This view shows just how much the new pastures have grown up with the grasses, alfalfa, clovers, cole crops and other things we planted since we logged to reclear the fields last year. This particular spot is very heavy in clover. The soil tests said we need to apply $10,000 of lime if we wanted legumes to grow. I didn’t do it. Besides the fact that I didn’t have the money the liming company said they wouldn’t drive on our steep fields. I do not have a spreader. I have been told by an ag extension agent that the inexpensive, although slow, way to raise the pH of a field is simply to graze it. In time the animals manure adjusts the soil and improves it. This certainly seems to have been the case with the 20 acres we’ve been grazing in years past.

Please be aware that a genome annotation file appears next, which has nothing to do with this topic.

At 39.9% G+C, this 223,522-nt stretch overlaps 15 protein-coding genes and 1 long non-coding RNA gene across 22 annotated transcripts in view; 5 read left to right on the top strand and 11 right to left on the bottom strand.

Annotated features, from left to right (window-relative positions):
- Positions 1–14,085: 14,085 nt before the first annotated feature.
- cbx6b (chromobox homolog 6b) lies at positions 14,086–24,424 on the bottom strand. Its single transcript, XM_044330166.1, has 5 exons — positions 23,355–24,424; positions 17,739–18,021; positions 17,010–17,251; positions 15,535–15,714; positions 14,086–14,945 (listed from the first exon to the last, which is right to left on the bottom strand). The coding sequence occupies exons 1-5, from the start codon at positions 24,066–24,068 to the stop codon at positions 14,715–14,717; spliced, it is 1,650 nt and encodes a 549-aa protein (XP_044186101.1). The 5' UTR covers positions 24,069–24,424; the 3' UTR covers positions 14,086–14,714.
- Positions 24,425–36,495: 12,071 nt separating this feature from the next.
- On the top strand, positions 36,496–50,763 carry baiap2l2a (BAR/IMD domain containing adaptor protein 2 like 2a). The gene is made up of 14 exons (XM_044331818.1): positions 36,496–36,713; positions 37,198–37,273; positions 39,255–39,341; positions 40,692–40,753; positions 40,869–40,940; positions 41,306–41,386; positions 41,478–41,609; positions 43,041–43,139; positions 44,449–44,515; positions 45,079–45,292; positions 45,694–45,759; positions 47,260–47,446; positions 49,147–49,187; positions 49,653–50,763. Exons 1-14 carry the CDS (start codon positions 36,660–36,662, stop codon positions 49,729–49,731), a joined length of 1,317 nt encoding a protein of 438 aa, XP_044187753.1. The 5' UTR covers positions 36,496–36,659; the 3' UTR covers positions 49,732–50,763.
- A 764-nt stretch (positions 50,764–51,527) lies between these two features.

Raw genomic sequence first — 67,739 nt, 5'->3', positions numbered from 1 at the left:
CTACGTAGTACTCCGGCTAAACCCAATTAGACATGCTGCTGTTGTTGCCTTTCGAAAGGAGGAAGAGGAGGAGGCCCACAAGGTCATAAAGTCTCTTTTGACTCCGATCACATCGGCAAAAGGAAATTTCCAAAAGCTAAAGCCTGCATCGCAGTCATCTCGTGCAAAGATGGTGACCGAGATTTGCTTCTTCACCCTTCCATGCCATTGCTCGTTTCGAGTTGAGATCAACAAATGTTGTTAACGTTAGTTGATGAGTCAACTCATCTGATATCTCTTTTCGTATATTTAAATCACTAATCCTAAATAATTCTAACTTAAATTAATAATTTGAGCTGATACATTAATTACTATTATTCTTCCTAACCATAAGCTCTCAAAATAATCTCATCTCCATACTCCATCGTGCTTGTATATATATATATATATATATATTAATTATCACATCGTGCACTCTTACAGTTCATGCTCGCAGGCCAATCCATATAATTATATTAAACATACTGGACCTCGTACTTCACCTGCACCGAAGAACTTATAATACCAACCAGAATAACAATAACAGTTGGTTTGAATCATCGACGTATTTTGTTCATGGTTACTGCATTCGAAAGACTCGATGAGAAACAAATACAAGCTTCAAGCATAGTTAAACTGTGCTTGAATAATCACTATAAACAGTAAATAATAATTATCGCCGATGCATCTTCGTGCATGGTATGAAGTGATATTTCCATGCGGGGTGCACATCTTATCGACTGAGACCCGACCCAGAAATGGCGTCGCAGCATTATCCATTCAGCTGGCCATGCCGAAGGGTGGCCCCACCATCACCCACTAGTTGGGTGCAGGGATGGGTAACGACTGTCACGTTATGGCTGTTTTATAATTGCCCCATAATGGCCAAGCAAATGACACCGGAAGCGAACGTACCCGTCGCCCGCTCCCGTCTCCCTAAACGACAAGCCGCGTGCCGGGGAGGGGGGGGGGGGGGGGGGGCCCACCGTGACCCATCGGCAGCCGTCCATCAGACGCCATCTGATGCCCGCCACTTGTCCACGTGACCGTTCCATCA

So the new fields didn’t get limed and have acidic soils. The blueberries and such love that. The grasses, legumes and other plants grew anyways. In fact, they are doing fantastically. All we did was frost seed in the new pastures – no tilling, no drilling, no disking, nada. Ben and Will simply scattered the seed, by hand, over 60 to 70 acres. A heroic job!

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Hope and Puppies in South Field